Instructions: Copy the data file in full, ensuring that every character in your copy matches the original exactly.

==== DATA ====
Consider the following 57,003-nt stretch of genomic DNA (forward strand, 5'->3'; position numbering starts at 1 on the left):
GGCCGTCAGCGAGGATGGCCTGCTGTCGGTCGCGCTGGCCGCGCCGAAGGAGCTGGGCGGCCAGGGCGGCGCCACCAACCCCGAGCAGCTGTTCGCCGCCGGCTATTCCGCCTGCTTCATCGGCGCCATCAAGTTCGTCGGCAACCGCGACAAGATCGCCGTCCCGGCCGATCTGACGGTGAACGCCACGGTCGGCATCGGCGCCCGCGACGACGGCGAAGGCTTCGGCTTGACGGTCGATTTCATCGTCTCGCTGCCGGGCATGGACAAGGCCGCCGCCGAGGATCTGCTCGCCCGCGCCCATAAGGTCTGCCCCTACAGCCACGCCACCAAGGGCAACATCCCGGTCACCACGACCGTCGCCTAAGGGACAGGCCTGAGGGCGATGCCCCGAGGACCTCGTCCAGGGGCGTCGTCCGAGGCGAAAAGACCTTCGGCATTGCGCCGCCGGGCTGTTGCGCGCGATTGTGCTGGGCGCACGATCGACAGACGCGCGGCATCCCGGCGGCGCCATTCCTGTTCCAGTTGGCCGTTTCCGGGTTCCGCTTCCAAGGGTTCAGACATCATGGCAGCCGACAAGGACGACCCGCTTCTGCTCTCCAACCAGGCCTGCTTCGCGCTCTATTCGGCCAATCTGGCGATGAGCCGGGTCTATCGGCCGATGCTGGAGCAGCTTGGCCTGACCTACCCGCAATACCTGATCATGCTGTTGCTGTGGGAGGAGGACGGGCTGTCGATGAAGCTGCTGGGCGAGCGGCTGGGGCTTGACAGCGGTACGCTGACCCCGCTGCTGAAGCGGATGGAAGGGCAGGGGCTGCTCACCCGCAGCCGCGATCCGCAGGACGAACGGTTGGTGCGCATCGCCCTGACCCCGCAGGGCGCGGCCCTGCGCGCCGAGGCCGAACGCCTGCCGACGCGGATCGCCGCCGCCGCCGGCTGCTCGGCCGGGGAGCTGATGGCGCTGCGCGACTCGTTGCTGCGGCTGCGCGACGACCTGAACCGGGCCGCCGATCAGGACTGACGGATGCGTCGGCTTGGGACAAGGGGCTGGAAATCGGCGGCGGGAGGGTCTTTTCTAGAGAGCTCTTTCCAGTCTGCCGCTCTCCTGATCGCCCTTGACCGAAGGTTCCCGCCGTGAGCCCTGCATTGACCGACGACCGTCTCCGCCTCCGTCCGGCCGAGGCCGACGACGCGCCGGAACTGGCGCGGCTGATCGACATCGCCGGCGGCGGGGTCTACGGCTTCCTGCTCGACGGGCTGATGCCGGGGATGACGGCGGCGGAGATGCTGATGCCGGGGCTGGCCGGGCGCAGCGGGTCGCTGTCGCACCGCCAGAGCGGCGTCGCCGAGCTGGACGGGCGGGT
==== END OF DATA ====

Consider the following 57,003-nt stretch of genomic DNA (forward strand, 5'->3'; position numbering starts at 1 on the left):
GGCCGTCAGCGAGGATGGCCTGCTGTCGGTCGCGCTGGCCGCGCCGAAGGAGCTGGGCGGCCAGGGCGGCGCCACCAACCCCGAGCAGCTGTTCGCCGCCGGCTATTCCGCCTGCTTCATCGGCGCCATCAAGTTCGTCGGCAACCGCGACAAGATCGCCGTCCCGGCCGATCTGACGGTGAACGCCACGGTCGGCATCGGCGCCCGCGACGACGGCGAAGGCTTCGGCTTGACGGTCGATTTCATCGTCTCGCTGCCGGGCATGGACAAGGCCGCCGCCGAGGATCTGCTCGCCCGCGCCCATAAGGTCTGCCCCTACAGCCACGCCACCAAGGGCAACATCCCGGTCACCACGACCGTCGCCTAAGGGACAGGCCTGAGGGCGATGCCCCGAGGACCTCGTCCAGGGGCGTCGTCCGAGGCGAAAAGACCTTCGGCATTGCGCCGCCGGGCTGTTGCGCGCGATTGTGCTGGGCGCACGATCGACAGACGCGCGGCATCCCGGCGGCGCCATTCCTGTTCCAGTTGGCCGTTTCCGGGTTCCGCTTCCAAGGGTTCAGACATCATGGCAGCCGACAAGGACGACCCGCTTCTGCTCTCCAACCAGGCCTGCTTCGCGCTCTATTCGGCCAATCTGGCGATGAGCCGGGTCTATCGGCCGATGCTGGAGCAGCTTGGCCTGACCTACCCGCAATACCTGATCATGCTGTTGCTGTGGGAGGAGGACGGGCTGTCGATGAAGCTGCTGGGCGAGCGGCTGGGGCTTGACAGCGGTACGCTGACCCCGCTGCTGAAGCGGATGGAAGGGCAGGGGCTGCTCACCCGCAGCCGCGATCCGCAGGACGAACGGTTGGTGCGCATCGCCCTGACCCCGCAGGGCGCGGCCCTGCGCGCCGAGGCCGAACGCCTGCCGACGCGGATCGCCGCCGCCGCCGGCTGCTCGGCCGGGGAGCTGATGGCGCTGCGCGACTCGTTGCTGCGGCTGCGCGACGACCTGAACCGGGCCGCCGATCAGGACTGACGGATGCGTCGGCTTGGGACAAGGGGCTGGAAATCGGCGGCGGGAGGGTCTTTTCTAGAGAGCTCTTTCCAGTCTGCCGCTCTCCTGATCGCCCTTGACCGAAGGTTCCCGCCGTGAGCCCTGCATTGACCGACGACCGTCTCCGCCTCCGTCCGGCCGAGGCCGACGACGCGCCGGAACTGGCGCGGCTGATCGACATCGCCGGCGGCGGGGTCTACGGCTTCCTGCTCGACGGGCTGATGCCGGGGATGACGGCGGCGGAGATGCTGATGCCGGGGCTGGCCGGGCGCAGCGGGTCGCTGTCGCACCGCCAGAGCGGCGTCGCCGAGCTGGACGGGCGGGT